Ross: It’s not really the enterprise market. I like to call it the upper mid-market to low enterprise. And what that means is really companies that are still in that, obviously still growing very quickly, still exciting from their own perspective, so it’s not that we’re looking for any specific type, it’s almost like we’re looking for good businesses to work for. Not businesses that are starting day one necessarily, though we have many of those because they know where they’re going from a success perspective already, maybe their CEO or their founders have already built previously successful companies and they know the platforms that they want to use, but in that more mid to market to, as I said, low enterprise aspect. It’s companies who still have a strong value on that relationship. We’re not necessarily going after the Procter & Gambles of the world or the Johnson & Johnson or, given that I’m Australia, the Woolworth’s. Those ones aren’t really looking to move as quickly. So we want to work with companies that are actually looking at the same view that we are.
Nathan: Yeah. Got you. I understand. The reason I ask that question is it is quite often that SaaS companies or even other product based companies, they try and go upstream to enterprise or a higher tier market, that’s how they scale. But from the start you guys were always, you would say I guess not anyway enterprise but a mid to high or under –
Ross: Correct. Yeah.
Nathan: Nine was strategic from day one.
Ross: Yeah. More or less. Yeah. I mean our product and our platform too is centered on that kind of client based, as in a company starting day one is not going to need or want the feature functionality pieces that we have. An established company who is growing very quickly is because they’re going to be looking at the ROI side of things and the revenue side of things and again, not just saying, oh are we executing a great program like some of the enterprise companies out there might look at. They’re saying, do we increase our revenue by 20, or 30, or 40% last month because of Maropost or because of the support we’ve been providing.
Nathan: Yeah, no. I think that’s really smart. And it does certainly make I guess the sales process easier in some aspects because it’s not a hard sell. You guys have got a great product. It’s not likes these companies are, if you can show clear ROI and they’ve already got a clear customer set and product market fit and traction, then it becomes much easier.
Ross: Yeah. Exactly. I couldn’t agree more.
Nathan: Yeah. So talk to me around I guess you guys are really, really focused on the account management and the support side, which I think’s amazing. And I think that that’s definitely needed. But a lot of founders I guess are very, very focused on more customers, more revenue, and from a I guess, an account management side or a customer success side or a support side a lot of people would, I guess listen to this right now would not understand. Like I know it’s easy to said and you’ve said it multiple times and I get it, but some people would just not understand investment because it would be hard to see or measure or track, except for the churn.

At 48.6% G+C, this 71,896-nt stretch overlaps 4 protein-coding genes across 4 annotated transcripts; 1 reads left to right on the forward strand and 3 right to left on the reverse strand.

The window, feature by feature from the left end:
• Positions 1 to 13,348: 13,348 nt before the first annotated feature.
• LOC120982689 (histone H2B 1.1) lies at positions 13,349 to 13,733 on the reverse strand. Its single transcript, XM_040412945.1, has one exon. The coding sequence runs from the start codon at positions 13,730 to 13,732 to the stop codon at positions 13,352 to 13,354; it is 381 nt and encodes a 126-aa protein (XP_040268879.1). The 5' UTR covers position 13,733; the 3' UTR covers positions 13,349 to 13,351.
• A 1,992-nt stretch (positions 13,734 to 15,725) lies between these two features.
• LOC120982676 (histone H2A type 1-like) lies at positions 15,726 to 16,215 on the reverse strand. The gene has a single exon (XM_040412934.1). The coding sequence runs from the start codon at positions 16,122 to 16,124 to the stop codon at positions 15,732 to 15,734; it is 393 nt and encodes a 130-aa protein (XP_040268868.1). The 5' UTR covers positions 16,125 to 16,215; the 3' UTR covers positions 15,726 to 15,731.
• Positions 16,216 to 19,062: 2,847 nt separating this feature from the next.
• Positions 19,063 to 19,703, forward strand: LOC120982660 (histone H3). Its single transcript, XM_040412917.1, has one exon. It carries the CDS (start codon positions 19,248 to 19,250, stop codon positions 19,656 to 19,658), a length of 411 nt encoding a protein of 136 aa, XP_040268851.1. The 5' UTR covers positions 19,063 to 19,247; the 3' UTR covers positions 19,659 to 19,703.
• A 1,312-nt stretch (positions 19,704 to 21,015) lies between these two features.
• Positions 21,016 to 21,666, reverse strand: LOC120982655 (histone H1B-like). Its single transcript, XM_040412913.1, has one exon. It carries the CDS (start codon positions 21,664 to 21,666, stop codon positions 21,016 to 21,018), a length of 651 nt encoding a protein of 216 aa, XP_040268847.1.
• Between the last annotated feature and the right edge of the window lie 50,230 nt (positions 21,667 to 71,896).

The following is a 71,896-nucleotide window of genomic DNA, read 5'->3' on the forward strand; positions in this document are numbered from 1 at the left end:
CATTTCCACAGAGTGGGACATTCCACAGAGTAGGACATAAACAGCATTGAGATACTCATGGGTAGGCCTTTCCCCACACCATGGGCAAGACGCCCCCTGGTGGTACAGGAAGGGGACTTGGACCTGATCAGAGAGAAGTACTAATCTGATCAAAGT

Ross: Yeah. I totally know what you mean. So that’s one of the … When I look back in the next five or even ten years from now I want to be able to look back and say that we did something different. And when I say different I mean really what we’re talking about is that most organizations within the tech space now, step is one is raising funding or going out for funding because either they lack the confidence or the ability to start and bootstrap the business in a way that I think companies or certain individuals were able to do maybe 10 years ago or maybe focused on more. And there’s so much money around right now that it’s very easy to gain funding for ideas that really aren’t even companies, they’re more features that a company would have as part of an overall toolkit.
So you mean I say that, I think that our focus in not being just grow, grow, grow, grow by all means necessary is because we didn’t come from that background. It’s focusing really just on, how do we create a good organization or a great organization, or how do we set specific goals that are, of course, certainly revenue based as well, but also focused on what do we want this organization to look like in the next five to ten years. And maybe that’s a $200 or a $300 million, $500 million revenue company. Maybe it’s a billion dollar revenue company. But the goal should be to focus on building a great organization as opposed to, we have to hit these numbers because if we don’t hit these numbers we don’t get our next round of funding and if we don’t hit these numbers we may run out of cash and then where does that position us.